BJ Smith (BJ), age 16, was a passenger in a car being operated by Timothy Vincent, also age 16. As Vincent was traveling southbound on Kepler Road, he lost control, traveled off of the roadway and struck a tree. The force of the crash caused the car to wrap around the tree on the passenger side. BJ was catastrophically injured.
Vincent was charged with aggravated vehicular assault, reckless operation and failure to control. Photographs of the traffic crash are provided at Tab 7.
BJ was removed from the auto by rescue personnel using the Jaws of Life. BJ was unconscious, transported to Children’s Hospital Medical Center of Akron and admitted to the intensive care unit. He remained comatose for 10 days.
BJ sustained massive head injuries which required removal of a section of his skull to relieve swelling. Surgery to replace the section of his skull did not occur until 9 months after this horrific crash.
After his hospitalization, BJ was transferred to a rehabilitation hospital in Erie, Pennsylvania.
BJ was discharged from rehabilitation in June, 1999. His convalescence and therapy has continued at home. Although he has shown some cognitive gains such as positive responses to music and laughter, he is still unable to speak. BJ’s family continues to try to communicate with him but are unsure as to how much he understands and, in fact, BJ has not yet had a consistent means of communicating “yes” and “no”. He continues to vacillate between being aware and unaware of his surroundings but at times does smile and laugh. He has limited movement of his left arm and leg and is completely dependent upon others for care, hygiene, eating and all basic functions. BJ does have seizure activity and although a Baclofen “pump” was originally implanted to reduce spasticity, his body later rejected the pump requiring its removal. As a result, BJ has severe spasticity.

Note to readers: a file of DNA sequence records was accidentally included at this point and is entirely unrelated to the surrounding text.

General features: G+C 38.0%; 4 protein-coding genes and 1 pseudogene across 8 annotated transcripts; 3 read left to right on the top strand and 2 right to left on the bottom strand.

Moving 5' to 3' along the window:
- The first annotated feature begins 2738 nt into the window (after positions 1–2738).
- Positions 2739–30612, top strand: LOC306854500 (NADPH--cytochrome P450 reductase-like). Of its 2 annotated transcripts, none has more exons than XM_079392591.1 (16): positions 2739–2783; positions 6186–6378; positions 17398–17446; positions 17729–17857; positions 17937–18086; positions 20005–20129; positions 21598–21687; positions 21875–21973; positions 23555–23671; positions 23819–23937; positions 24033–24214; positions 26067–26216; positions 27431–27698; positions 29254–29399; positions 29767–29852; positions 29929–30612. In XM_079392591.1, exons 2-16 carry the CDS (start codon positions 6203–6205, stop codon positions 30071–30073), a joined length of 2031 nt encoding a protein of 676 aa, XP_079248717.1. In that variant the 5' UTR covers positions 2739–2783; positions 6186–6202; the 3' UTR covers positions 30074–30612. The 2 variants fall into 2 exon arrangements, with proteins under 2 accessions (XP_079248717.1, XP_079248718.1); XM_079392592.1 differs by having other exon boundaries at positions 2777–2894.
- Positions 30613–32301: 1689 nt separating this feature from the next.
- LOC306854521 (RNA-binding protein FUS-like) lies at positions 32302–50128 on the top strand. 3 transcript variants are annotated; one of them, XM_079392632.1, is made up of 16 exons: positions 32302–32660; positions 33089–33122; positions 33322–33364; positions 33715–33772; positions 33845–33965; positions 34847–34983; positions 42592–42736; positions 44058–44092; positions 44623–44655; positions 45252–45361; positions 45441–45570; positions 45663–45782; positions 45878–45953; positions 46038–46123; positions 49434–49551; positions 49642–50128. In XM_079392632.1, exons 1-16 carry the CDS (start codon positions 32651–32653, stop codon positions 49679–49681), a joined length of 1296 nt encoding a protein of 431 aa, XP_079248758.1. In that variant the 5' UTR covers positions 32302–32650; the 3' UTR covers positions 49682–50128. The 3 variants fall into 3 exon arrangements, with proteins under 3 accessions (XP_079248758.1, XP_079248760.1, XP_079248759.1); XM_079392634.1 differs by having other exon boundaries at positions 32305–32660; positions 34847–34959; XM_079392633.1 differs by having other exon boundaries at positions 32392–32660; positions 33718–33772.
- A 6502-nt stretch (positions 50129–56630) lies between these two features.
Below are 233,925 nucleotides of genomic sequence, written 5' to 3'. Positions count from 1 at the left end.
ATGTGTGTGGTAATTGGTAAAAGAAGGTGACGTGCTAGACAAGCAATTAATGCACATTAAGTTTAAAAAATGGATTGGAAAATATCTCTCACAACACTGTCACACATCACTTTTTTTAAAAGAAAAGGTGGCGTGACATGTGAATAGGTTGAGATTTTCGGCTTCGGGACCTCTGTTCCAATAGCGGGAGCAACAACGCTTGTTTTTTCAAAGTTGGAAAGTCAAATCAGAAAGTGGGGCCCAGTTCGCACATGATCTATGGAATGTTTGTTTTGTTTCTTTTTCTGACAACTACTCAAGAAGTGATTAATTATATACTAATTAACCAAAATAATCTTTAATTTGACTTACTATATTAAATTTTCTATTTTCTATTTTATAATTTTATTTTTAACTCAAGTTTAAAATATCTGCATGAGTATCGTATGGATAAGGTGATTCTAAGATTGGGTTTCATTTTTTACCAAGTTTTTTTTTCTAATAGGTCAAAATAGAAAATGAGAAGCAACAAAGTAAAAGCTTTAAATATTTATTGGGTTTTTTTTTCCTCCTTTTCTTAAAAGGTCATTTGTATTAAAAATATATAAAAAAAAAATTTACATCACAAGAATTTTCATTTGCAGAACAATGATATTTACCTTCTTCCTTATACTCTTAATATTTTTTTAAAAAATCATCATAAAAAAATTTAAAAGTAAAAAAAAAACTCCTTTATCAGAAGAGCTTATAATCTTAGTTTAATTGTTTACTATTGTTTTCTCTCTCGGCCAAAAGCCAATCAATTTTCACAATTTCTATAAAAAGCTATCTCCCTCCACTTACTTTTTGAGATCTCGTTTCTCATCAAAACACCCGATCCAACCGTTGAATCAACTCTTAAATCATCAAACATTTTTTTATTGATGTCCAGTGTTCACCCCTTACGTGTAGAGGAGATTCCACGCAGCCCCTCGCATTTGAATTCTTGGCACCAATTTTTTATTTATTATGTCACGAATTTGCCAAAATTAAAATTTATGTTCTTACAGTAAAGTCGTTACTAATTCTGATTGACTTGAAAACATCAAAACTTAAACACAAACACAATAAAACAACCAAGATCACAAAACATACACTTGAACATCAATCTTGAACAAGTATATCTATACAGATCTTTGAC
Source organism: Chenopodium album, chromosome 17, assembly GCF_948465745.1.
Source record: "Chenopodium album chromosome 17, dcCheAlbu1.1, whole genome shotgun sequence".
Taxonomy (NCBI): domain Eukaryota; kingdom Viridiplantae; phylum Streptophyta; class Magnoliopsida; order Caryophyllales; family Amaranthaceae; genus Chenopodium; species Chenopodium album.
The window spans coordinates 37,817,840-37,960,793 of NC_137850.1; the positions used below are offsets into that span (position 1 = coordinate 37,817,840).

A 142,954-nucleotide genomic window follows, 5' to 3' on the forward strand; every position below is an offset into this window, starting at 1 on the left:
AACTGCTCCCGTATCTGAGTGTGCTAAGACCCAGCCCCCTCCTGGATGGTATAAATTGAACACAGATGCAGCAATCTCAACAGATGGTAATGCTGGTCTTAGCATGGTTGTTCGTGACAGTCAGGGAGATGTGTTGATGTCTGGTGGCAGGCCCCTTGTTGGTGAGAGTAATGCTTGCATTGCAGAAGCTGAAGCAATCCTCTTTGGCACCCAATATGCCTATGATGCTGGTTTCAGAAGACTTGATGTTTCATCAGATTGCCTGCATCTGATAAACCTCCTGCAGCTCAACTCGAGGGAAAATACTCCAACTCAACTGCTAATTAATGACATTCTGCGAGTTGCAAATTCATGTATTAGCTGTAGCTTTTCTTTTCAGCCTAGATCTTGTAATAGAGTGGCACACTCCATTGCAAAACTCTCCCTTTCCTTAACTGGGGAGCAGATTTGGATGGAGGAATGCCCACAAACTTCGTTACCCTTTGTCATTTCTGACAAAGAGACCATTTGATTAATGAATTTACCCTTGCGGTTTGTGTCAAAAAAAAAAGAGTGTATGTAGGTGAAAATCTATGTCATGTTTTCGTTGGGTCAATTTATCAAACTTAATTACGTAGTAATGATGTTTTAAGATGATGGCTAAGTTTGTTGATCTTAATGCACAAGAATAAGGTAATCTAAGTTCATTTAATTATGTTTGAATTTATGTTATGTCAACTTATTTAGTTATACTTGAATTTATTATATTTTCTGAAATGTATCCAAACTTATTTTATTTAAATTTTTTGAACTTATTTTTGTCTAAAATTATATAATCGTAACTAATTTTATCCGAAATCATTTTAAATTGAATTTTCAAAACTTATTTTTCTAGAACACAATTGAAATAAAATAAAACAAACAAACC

BJ’s condition has been evaluated by Jose C. Rafecas, M.D., a neurologist. The doctor stated that BJ suffers from severe spasticity, neurogenic bladder, quadroparesis dysarthria, cognitive dysfunction and seizures. As a result of his neurogenic bladder and incontinence, it has been difficult to locate a facility to accommodate BJ with regard to his therapy. BJ’s family has installed a heated therapy pool in the hope that this continuing therapy will result in further progress and improvement. An independent medical report by a doctor who was a former chair of the Department of Neurology at the Cleveland Clinic, agrees that BJ suffered massive brain damage and, regrettably, BJ’s condition will be permanent.